Donation to fund new ambulance for EMS
La PORTE — La Porte County EMS will increase its fleet of ambulances thanks to an anonymous donor.
EMS Administrator Andrew McGuire told the La Porte County Board of Commissioners at Wednesday’s meeting that someone had donated $196,110 for the purchase of a new ambulance.
“We have been two years in the making looking into a new ambulance,” McGuire said. “We were given a good price by the manufacturer, hoping to get a bid in before a 5 percent increase in 2019. Then we were approached by an anonymous woman.”
Commissioner Dr. Vidya Kora called it “an extraordinary gift” as the board unanimously granted permission to purchase the new vehicle.
The woman, McGuire said, had been following the progress of the EMS ambulance request, and decided to make the large donation to allow the purchase.
According to previous reports, EMS has been facing a dramatic increase in call volume for three years, and in tracking for four years straight. Calls per year have increased by nearly 2,500 over that period, adding stress and fatigue to EMTs and paramedics who run six 24/7 rigs stationed in Michigan City, La Porte and Wanatah.
While the EMS will get a new ambulance, there is still now decision on a new La Porte base of operations. On Wednesday the commissioners again tabled the matter of where to move the base.
An environmental exam is underway and results are expected later this week.
Previously, a land swap was proposed by La Porte Hospital, which would’ve had the county giving up its current property on the corner of Tyler and State streets in exchange for the hospital’s parking lot property behind Roxy Music and Lucky Bar in downtown La Porte.
The parking lot – located between Madison and Parry streets, and north of Jefferson Avenue – would’ve theoretically been used as the site for a new EMS base. The current base sits in the path of the to-be-constructed new hospital.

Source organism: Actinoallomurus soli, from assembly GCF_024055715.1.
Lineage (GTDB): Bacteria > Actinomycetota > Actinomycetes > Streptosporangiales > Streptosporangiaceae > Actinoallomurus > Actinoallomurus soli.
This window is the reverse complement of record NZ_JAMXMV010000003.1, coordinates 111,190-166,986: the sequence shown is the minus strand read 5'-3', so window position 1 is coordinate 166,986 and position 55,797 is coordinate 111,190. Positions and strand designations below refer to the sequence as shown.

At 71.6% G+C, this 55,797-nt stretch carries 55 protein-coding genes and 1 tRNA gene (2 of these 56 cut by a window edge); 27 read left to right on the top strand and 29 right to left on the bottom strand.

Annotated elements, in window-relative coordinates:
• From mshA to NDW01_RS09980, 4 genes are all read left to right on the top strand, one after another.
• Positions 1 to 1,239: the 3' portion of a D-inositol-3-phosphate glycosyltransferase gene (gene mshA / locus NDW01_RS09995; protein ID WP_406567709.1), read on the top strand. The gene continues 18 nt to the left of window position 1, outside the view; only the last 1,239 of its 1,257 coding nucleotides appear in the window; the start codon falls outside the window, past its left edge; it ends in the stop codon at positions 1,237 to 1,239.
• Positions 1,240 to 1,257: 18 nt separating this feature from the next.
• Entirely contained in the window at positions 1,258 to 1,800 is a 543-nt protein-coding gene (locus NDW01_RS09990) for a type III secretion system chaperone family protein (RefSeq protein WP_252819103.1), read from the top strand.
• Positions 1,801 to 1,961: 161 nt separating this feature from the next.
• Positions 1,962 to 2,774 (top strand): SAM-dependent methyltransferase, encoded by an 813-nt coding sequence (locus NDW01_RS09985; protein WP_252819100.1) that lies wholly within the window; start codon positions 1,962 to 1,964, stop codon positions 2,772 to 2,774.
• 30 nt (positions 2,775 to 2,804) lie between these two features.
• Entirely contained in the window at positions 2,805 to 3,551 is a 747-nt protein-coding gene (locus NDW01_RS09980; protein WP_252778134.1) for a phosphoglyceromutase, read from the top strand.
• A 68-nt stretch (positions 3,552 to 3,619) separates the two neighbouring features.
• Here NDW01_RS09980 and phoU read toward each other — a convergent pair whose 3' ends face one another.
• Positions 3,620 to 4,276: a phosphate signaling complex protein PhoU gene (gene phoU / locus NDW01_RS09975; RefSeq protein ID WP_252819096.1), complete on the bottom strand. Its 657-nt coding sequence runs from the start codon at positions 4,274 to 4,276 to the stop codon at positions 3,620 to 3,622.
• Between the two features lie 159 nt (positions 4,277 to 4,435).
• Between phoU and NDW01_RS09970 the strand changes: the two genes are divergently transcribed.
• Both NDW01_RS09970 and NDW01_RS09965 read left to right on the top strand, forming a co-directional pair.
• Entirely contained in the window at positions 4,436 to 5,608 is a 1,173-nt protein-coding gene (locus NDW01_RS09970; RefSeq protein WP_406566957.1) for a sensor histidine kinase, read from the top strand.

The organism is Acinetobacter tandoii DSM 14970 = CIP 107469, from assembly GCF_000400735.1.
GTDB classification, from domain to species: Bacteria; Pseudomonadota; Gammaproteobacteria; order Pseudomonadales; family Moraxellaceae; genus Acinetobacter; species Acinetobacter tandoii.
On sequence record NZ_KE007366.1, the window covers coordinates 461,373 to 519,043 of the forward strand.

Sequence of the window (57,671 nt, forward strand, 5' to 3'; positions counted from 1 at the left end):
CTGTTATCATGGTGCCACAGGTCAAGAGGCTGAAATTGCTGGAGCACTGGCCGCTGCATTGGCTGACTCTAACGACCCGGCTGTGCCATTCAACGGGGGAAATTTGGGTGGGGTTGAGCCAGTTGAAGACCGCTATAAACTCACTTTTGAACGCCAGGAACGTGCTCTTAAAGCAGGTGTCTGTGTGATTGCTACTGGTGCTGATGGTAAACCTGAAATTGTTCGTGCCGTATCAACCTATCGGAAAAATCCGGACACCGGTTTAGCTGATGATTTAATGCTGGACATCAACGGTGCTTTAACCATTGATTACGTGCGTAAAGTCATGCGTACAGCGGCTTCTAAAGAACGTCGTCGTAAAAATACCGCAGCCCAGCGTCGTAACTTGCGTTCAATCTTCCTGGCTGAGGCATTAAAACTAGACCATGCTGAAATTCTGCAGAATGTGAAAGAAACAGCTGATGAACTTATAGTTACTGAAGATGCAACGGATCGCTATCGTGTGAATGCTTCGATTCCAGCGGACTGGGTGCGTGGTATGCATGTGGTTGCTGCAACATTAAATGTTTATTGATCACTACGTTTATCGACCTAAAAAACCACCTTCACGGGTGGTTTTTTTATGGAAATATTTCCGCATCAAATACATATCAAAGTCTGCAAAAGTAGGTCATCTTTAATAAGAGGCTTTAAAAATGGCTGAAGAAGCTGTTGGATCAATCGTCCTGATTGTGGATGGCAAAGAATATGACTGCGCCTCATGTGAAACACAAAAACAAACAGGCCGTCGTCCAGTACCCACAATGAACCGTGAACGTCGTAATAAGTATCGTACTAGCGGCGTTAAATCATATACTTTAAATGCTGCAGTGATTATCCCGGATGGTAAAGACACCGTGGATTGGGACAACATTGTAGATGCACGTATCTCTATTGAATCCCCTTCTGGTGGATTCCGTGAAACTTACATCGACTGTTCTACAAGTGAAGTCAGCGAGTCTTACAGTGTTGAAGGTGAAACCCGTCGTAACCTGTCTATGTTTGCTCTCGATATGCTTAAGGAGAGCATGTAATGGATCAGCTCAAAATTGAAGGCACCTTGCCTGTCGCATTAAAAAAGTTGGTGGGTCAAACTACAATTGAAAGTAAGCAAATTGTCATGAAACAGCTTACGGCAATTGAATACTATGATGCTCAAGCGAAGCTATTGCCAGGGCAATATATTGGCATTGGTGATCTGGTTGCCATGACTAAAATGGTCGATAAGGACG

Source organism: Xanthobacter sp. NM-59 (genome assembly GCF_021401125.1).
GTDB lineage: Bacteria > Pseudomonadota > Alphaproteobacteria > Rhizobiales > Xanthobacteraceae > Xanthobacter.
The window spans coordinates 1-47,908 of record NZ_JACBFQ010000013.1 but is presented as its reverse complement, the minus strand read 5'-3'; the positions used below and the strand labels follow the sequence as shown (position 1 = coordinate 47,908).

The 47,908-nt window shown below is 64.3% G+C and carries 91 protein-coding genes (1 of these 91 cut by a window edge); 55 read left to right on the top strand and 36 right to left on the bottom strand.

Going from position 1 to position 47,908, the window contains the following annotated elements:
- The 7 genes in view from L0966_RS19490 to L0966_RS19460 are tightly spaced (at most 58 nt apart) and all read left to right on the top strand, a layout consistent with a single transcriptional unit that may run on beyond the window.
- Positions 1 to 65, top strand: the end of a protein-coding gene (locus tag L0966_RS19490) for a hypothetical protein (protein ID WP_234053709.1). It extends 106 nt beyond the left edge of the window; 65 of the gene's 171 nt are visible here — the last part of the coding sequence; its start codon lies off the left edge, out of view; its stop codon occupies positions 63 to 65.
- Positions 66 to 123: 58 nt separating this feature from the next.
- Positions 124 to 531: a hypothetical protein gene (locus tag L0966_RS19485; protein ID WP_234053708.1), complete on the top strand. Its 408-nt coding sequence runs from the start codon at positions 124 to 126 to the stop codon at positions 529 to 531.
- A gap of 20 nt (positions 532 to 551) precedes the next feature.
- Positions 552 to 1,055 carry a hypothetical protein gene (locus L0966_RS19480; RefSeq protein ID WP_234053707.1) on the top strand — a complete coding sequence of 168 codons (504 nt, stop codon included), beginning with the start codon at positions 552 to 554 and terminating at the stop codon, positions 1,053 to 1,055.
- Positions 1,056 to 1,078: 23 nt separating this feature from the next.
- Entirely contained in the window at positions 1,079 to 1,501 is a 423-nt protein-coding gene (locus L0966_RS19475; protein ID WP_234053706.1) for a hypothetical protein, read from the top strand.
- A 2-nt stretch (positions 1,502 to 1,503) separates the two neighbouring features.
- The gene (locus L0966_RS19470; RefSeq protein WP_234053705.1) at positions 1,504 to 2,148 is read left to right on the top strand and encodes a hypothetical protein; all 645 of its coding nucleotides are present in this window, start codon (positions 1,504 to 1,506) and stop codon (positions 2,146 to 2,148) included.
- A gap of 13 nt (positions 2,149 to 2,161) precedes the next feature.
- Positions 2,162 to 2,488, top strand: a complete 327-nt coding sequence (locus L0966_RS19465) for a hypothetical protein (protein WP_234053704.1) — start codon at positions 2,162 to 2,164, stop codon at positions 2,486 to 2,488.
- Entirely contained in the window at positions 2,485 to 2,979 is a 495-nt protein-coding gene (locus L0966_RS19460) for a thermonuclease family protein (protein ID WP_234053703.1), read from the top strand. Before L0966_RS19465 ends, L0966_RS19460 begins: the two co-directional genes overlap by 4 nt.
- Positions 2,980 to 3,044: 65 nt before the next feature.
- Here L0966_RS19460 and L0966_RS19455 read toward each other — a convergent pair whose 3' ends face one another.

That proposed location was met with opposition from both elected officials and residents.
The current EMS base is three years old.
In other La Porte County Board of Commissioners business last week:
• The matter of turning a former Michigan City landfill into a park was passed on to the Redevelopment Commission for further evaluation. Kora suggested an environmental attorney should examine the issue. La Porte County Planner Mitch Bishop spoke of the possibility of running zip lines around the hills of the former Deercroft Landfill near I-94 and U.S. 421, which has been filled to capacity since 2003.
• Chief Deputy Ron Heeg of the La Porte County Sheriff’s Department asked for a lease agreement on a 3D forensic scanner, which was approved. The scanner is used to map and measure crime scenes in a much more detailed manner than prior equipment, utilizing laser technology. The scanner is used by the sheriff’s department, which co-ops the device with all other law enforcement agencies in La Porte County.
• La Porte County Coroner Robert Cutler announced a Narcan training session will be held at the Frontline Foundation in La Porte on Tuesday from noon-1 p.m. Those interested will receive a free lunch along with training for the use of Narcan, which can save the life of a drug overdose victim. The Frontline Foundation can be reached at (219) 728-1638. RSVP is recommended.
• The board approved road closures for Grangemouth Drive, Waverly Road, Garden Street, Orr Lake, Small Road and Lake Shore Drive for the Superhero 5K race on Oct. 6. Registration for the event starts at 7 a.m. at Cummings Lodge, with the race beginning at 9 a.m. Participants can pre-register at bikesignup.com/Race/IN/LaPorte/SuperheroFunFest.
• The board approved replacement of a seven-year-old 911 call center server; La Porte County Prosecutor John Espar’s permission to travel to Redmond, Virginia; and a proposed ordinance to amend a La Porte zoning map.
• Commissioner Connie Gramarossa mentioned her Indianapolis trip to the Association of Indiana. She discussed jailhouse overcrowding problems and a possible solution being a regional jail for multiple counties.